GALWAY hurling fans hoping to see the Tribesmen claim their first All-Ireland hurling title for 24 years might look on the result of the western region qualifier for the Allianz-Irish Independent Executive Trophy as a good omen.
Whatever happens against champions Kilkenny at Croke Park next month, three Galway clubs will be in the Executive Trophy grand final at The K Club on September 6 following the fifth and final qualifying event of the season at a pristine Galway Bay Golf Resort last Thursday.
The Executive Trophy, which brings captains, lady captains and honorary officers together in a spirit of camaraderie and competition, produced four worthy finalists, headed by Portumna, Bearna and Galway Bay with Waterford's Faithlegg clinching the last berth at the spectacular Christy O'Connor Jnr creation.
"It was a great day for Galway teams," said Allianz director, Sean McGrath. "Who knows, perhaps that will be a good omen for Galway when it comes to matters at Croke Park. Whatever happens, it was a wonderful day to be in Galway Bay and a pleasure to play on such a well-manicured course.
"When I saw a greenkeeper trimming the edges of the bunkers with a scissors on my arrival, I knew we were in for a treat."
First opened in 1993 and lavishly redesigned and enhanced by Ryder Cup hero O'Connor Jnr in 2006, Galway Bay has managed to attracted 70 new members this year, a real feat at a time when clubs around the country are losing members.
The course certainly impressed the winning Portumna team, with club captain Frank Ryan, president Michael Carty and lady captain Ena Moran amassing 79 stableford points to top the qualifiers by three.
Unusually, all four qualifying clubs started on the 10th but it was Portumna who took full advantage and, inspired by the spectacular views, they racked up 43 points on the back nine with a crucial six-pointer at the index-one 12th.
"Myself and Michael had pars there," said the winning captain. "We made sure we weren't going in the water. But it was Ena who got two important putts for us, one on our first hole and another on the last."
Despite retiring as a garda sergeant last year, Ryan still laid down the law about how to play Galway Bay!
"Just make sure you are straight because there is plenty of water around waiting to catch you out," he said. "It was fantastic to win on such a great course and we are all really looking forward to playing at The K Club in September."
Bearna captain Brendan McLaughlin was ably assisted by club president Pat McNamara and lady captain Mary Farrell as they took second place with 76 points.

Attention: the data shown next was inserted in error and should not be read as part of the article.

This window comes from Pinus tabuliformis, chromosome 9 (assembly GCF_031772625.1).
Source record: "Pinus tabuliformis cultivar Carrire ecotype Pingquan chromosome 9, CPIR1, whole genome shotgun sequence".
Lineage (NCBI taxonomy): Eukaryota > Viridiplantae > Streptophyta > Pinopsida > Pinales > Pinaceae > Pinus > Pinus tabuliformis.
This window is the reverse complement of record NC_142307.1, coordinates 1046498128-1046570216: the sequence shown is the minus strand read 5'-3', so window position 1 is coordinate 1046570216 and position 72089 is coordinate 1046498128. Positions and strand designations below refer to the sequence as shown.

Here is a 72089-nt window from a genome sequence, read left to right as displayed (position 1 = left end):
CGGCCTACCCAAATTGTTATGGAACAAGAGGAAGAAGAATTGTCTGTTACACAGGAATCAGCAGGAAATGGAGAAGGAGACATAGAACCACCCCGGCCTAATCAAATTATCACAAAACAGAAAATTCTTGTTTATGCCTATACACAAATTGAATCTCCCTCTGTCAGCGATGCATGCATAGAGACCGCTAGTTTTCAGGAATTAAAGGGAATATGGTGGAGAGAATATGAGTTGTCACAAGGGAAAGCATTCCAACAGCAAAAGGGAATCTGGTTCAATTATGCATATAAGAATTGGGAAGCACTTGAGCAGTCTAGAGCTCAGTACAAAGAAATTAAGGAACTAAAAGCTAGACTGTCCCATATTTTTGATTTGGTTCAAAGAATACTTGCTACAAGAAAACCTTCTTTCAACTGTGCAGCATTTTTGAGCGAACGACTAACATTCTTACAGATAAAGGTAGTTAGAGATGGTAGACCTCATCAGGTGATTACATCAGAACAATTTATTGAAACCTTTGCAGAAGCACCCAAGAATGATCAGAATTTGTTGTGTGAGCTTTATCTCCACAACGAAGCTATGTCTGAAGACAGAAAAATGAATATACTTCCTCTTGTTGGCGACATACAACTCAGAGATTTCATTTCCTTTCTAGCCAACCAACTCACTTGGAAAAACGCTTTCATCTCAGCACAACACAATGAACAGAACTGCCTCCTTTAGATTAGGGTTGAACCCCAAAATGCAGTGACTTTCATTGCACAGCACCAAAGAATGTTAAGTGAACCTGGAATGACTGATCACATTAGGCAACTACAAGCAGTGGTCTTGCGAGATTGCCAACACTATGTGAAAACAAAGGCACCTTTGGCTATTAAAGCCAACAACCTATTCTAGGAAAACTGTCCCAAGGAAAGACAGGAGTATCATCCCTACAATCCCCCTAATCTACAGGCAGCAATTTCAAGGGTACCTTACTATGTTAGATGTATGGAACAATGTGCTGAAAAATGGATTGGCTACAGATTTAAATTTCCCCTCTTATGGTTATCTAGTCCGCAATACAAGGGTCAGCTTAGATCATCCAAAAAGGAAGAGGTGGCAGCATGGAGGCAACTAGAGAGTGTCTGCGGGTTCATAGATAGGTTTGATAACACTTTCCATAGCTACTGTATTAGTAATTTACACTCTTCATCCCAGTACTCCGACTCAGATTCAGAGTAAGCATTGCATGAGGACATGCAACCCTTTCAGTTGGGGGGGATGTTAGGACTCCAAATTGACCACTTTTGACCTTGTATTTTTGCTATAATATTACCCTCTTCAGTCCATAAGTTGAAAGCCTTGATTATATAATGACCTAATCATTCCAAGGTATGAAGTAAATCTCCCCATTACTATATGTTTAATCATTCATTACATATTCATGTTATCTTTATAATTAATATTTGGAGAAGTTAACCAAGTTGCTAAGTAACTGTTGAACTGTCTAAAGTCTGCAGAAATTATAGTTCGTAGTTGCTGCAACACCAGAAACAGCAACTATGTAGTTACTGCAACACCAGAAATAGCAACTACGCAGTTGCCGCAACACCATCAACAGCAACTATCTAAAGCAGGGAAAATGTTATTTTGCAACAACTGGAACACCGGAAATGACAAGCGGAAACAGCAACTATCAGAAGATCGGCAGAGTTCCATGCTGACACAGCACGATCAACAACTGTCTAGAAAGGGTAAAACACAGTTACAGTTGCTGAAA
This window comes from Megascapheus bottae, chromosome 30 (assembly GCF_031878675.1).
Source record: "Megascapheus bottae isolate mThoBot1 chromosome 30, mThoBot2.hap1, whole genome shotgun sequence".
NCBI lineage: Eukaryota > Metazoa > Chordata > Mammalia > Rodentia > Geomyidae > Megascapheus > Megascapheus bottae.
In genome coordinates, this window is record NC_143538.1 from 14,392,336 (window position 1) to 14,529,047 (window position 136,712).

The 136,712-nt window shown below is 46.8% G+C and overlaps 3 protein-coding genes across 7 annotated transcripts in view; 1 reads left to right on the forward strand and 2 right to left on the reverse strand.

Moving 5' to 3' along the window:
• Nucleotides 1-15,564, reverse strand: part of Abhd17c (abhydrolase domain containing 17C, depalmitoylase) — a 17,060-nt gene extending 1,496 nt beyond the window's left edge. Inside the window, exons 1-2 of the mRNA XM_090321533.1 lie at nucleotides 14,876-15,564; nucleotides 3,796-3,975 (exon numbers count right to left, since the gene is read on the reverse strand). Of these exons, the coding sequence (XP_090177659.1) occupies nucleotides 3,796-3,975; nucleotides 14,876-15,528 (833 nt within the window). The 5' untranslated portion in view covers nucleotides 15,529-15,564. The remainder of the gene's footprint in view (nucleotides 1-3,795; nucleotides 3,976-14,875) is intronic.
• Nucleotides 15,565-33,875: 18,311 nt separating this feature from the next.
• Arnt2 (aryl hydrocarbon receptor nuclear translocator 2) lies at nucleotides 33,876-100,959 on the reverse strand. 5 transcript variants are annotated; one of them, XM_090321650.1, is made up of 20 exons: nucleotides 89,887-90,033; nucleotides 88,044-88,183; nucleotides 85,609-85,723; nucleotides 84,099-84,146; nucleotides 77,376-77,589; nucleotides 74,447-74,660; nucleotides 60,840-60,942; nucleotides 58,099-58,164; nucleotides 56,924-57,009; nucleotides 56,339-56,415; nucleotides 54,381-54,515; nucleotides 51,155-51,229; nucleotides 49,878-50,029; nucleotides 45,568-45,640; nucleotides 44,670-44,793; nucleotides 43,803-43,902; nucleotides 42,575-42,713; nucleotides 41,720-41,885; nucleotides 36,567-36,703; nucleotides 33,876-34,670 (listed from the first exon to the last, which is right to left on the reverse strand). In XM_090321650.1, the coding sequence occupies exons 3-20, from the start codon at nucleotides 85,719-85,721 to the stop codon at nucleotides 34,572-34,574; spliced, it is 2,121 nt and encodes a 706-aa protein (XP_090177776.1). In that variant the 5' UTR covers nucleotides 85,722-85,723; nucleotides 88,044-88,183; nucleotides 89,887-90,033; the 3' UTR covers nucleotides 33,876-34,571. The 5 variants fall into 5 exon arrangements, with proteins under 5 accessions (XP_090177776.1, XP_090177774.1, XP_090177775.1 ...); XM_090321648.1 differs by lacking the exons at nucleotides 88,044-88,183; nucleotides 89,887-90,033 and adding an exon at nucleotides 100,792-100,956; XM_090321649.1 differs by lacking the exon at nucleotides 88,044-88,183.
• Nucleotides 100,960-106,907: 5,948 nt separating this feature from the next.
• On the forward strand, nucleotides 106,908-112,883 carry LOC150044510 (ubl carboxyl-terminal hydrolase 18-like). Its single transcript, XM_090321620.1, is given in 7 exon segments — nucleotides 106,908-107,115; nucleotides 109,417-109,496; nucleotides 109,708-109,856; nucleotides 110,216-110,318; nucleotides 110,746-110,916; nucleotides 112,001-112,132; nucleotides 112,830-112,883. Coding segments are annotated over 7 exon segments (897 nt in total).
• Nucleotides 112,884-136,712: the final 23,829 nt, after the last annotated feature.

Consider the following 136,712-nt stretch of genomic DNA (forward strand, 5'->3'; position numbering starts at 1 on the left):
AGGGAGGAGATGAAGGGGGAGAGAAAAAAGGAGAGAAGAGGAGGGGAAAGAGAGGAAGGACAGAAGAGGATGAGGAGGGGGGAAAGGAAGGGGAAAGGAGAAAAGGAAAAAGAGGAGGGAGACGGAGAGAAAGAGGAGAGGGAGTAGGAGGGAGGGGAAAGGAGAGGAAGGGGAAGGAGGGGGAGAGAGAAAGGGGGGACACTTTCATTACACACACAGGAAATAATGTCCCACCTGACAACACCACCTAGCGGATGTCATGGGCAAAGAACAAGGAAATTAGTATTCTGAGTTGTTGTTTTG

"We were delighted with our performance," McLaughlin said. "All three of us played very well and were are so pleased to be going to The K Club in September. Our president Pat McNamara was undoubtedly the star for us.
"He played off 27 but he easily shot his handicap on the day. He was great for the first four or five holes and that really set us up well for the day. Mary played very well as well."
Hosts Galway Bay -- represented by captain Mark Kelly, lady captain Bridgie Hanley and president Tom Moran -- withstood the pressure of playing at home to finish third with 75 points.
They were delighted with their performance, but even more pleased by the praise lavished on their course by their distinguished visitors.
"I'm very biased, but I have to say that Galway Bay is in the top 10 courses in the country for its condition considering the weather we have had," Kelly said with a smile.
"All the visiting clubs have been very complimentary. We want everyone to know that Galway Bay is open for business because we believe it's one of the finest championship courses in the country."
Waterford club Faithlegg clinched fourth place on 74 points thanks to captain David Keating, lady captain Mary Lewis and lady president Gillian Hogan.
Nine handicapper Keating -- who was a member of the Faithlegg side that won the Munster section of the Jimmy Bruen Shield last year -- was also impressed by Galway Bay.
"It was a real credit to the greens staff there," he said. "Clubs in the south east have struggled with the weather this year but it was spectacular."
Keating certainly did his bit for the club, carding three pars and two birdies in his first seven holes before the ladies came into their own.
"I've hit a rich vein of form over the last 10 days or so and the ball seems to be going where it is meant to go," he said.
Like all the qualifiers -- and those Galway hurlers -- he'll be hoping for similar marksmanship in the final.